In the current phase of capitalism, debtor-creditor tension has created conditions conducive to democratic backsliding and populism, according to Dorothee Bohle, Chair in Social and Political Change at the Department of Political and Social Sciences at the European University Institute, speaking Jan. 26 as part of CEU's Re-thinking Open Society project. Bohle was a member of the faculty at CEU for almost 16 years, and remains with CEU as a member of research team working on an EU-funded comparative politics project.
Capitalism and democracy are essentially in conflict, but from the end of WWII until the financial crisis of 2008, we enjoyed an extensive period in which direct conflict between the two were avoided using a variety of mechanisms, Bohle said, drawing on the book "Buying Time: The Delayed Crisis of Democratic Capitalism" by Wolfgang Streeck (Versobooks 2014) for her arguments. These mechanisms have largely been exhausted, affecting the debtor-creditor relationship in such a way that the conflict between capitalism and democracy is becoming more apparent, she said.
"The current phase of capitalist development, which is a debt crisis, has transformed the social relations in capitalism between debtors and creditors, and it is this type of relation that is conducive to democratic backsliding and populist revolts," Bohle said.
When tension between capitalism and democracy arose in the 1970s, characterized by a conflict between capital and labor, it was solved by inflation and democratic corporatism, Bohle said. Later, the decline of the power of trade unions put the conflict between capitalism and social interest into the electoral arena. This tension, which characterized the 1980s, was solved by democratic governments relying on welfare politics and offering tax cuts, the result of which was rising public debt. Subsequently, in financialized capitalism, welfare states were dismantled and access to credit was eased, increasing the indebtedness of households while earnings stagnated. Private debt rose. This necessitated austerity capitalism, and tension rose both within and between states, between creditors and debtors. Democracy began to erode.
In Central and Eastern Europe, we can see similar phases, Bohle said. There was a "major transformational recession" in the Visegrad four countries, the Baltics and Slovenia from 1990-96. Democracy did not collapse but it did "hollow," for example, trade union density dropped, voter turnout dropped, and leaders offered various kinds of compensation such as pensions, or in the case of Hungary, the austerity package known as the Bokros package.
In the 2000s, there was good growth, a construction boom, and rising wages, but underlying that was a rapid increase in private debt, which does not last, Bohle said. Foreign banks were responsible for this credit growth and when the financial crisis broke out, homeowners were in trouble overnight, leading to a major debt crisis with the banks in many countries, paired in others with a sovereign debt crisis.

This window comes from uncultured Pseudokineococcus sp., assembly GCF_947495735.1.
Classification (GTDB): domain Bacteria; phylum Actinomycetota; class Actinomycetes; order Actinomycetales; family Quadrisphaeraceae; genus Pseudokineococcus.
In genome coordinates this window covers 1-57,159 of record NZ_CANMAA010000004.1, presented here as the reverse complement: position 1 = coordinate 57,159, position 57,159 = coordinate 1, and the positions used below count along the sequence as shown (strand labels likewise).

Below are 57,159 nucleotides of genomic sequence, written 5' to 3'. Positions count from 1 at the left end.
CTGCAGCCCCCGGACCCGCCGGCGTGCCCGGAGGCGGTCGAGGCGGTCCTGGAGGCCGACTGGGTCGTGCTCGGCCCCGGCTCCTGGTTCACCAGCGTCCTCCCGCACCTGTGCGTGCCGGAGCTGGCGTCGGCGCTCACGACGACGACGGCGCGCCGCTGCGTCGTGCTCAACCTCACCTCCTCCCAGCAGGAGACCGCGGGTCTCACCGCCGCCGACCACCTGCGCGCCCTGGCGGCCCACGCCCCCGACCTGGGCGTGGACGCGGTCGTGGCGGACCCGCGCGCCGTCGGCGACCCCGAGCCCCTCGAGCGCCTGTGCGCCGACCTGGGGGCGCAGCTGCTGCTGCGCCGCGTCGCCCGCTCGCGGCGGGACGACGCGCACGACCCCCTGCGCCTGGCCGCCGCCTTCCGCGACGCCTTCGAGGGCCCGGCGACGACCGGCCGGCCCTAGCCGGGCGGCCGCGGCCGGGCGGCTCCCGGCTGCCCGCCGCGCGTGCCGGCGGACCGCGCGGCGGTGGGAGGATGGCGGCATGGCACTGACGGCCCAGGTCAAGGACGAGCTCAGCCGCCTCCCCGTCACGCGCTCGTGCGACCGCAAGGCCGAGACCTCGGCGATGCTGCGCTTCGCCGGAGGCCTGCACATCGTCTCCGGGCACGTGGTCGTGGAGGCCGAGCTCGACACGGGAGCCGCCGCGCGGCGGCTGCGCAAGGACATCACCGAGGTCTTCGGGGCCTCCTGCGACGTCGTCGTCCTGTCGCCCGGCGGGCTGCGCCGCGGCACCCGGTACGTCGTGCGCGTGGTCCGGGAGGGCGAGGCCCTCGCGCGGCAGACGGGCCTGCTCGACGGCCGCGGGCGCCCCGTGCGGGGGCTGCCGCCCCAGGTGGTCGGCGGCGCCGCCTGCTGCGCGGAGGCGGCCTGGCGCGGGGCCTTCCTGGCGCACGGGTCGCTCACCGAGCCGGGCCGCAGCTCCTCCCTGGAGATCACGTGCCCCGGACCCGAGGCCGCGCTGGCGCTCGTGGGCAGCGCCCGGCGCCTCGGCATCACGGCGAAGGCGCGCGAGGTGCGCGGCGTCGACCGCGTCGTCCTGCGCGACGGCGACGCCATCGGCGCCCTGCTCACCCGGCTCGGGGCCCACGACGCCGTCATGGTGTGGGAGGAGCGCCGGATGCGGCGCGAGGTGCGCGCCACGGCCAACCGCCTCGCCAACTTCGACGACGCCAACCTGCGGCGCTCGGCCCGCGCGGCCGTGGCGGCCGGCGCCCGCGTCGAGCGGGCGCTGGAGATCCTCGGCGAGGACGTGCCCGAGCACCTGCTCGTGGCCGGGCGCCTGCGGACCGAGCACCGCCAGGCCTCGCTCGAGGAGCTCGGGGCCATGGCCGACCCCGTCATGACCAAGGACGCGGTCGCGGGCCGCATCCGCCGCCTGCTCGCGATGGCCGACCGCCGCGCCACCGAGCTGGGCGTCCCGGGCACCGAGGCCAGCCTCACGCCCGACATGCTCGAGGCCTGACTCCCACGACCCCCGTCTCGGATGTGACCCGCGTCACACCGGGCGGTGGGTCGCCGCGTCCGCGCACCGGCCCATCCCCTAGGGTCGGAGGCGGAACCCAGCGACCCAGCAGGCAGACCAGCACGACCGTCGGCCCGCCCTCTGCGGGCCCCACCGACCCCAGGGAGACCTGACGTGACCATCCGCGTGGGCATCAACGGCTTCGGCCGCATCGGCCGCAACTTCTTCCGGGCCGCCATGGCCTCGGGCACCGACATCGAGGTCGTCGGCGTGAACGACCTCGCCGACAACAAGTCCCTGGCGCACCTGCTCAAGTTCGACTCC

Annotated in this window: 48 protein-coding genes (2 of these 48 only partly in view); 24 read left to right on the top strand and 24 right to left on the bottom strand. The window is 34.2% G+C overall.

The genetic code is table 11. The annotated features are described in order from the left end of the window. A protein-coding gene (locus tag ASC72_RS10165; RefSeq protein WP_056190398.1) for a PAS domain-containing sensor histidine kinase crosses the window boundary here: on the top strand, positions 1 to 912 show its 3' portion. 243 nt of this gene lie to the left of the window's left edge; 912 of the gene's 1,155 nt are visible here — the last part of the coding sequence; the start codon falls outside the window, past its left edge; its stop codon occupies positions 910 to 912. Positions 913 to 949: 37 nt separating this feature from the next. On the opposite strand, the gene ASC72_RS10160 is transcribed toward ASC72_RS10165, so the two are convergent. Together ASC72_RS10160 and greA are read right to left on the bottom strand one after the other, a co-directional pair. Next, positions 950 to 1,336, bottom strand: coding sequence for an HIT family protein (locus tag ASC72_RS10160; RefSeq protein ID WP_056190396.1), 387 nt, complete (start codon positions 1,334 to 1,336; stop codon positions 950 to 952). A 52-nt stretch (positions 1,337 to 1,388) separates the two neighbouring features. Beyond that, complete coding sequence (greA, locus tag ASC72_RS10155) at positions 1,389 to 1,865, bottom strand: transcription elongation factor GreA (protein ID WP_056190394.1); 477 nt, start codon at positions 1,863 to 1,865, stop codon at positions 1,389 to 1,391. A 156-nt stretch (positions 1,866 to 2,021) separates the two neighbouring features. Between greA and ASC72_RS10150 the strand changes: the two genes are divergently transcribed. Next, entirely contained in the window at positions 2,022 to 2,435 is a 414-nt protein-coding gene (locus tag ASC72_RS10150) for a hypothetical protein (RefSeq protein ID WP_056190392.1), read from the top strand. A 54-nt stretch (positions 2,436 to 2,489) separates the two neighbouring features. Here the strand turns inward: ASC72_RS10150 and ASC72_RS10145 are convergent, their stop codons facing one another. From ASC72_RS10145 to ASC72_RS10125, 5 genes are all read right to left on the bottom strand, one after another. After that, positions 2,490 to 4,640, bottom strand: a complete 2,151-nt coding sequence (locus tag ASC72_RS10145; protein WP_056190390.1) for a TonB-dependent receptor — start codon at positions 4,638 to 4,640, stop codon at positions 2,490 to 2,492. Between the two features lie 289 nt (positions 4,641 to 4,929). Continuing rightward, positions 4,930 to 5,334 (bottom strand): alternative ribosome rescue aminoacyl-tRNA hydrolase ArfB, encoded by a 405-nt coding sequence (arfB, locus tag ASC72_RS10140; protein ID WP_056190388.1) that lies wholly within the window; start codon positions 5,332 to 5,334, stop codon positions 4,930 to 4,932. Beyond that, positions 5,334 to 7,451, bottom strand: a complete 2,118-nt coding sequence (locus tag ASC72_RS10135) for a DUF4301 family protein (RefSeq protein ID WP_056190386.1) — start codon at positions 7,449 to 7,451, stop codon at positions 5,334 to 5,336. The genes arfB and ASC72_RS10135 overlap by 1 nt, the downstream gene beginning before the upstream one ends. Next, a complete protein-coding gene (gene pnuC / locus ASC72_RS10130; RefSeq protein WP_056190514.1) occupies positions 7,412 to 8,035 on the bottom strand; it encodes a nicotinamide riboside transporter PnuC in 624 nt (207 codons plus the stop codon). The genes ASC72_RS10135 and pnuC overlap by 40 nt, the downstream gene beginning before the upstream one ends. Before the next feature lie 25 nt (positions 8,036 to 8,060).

"It is this debt crisis and ensuing debtor-creditor relations that can explain part of the populist backlash and backsliding of democracy," Bohle said. "In the Hungarian case... how it was framed: banks against the people and we show the banks where the limits are, show Brussels where the limits are. The Hungarian people show who's in control. The fact of being indebted and having to go through the creditor surveillance leads to a loss of dignity, "get our dignity back" is part of the narrative of the populist backlash."
The situation does not require such a backlash, but rather "lends itself to anti-democratic populism," Bohle said. "It pits states against states – Hungary against Brussels, Germany against Greece. It provides external and internal enemies.... It is also a welcome opportunity to challenge external checks and balances."
Bohle said the situation also fits with the "deep story," to use a phrase from Arlie Hochschild's book Strangers in Their Own Land: Anger and Mourning on the American Right (New Press, 2016), of the Central and East European region.
"In Central and Eastern Europe the deep story is that this is a region where we always have these forces trampling on us, we are always catching up, and now they come again, Brussels, the IMF – now we revolt and we show them," Bohle said.
The revolt in Hungary, however anti-democratic, was not crushed – the IMF left Hungary, for example. One explanation is that Hungary did not want to renegotiate its debt, so the debtor-creditor relationship was not openly challenged, Bohle said, compared with Greece, which wanted a renegotiation.
"In the current phase of capitalism, democracies' biggest challenge is to cope with multiple debt crises, in an environment where the power lies with creditors," Bohle said in conclusion. "In this situation, the democratic center does not hold."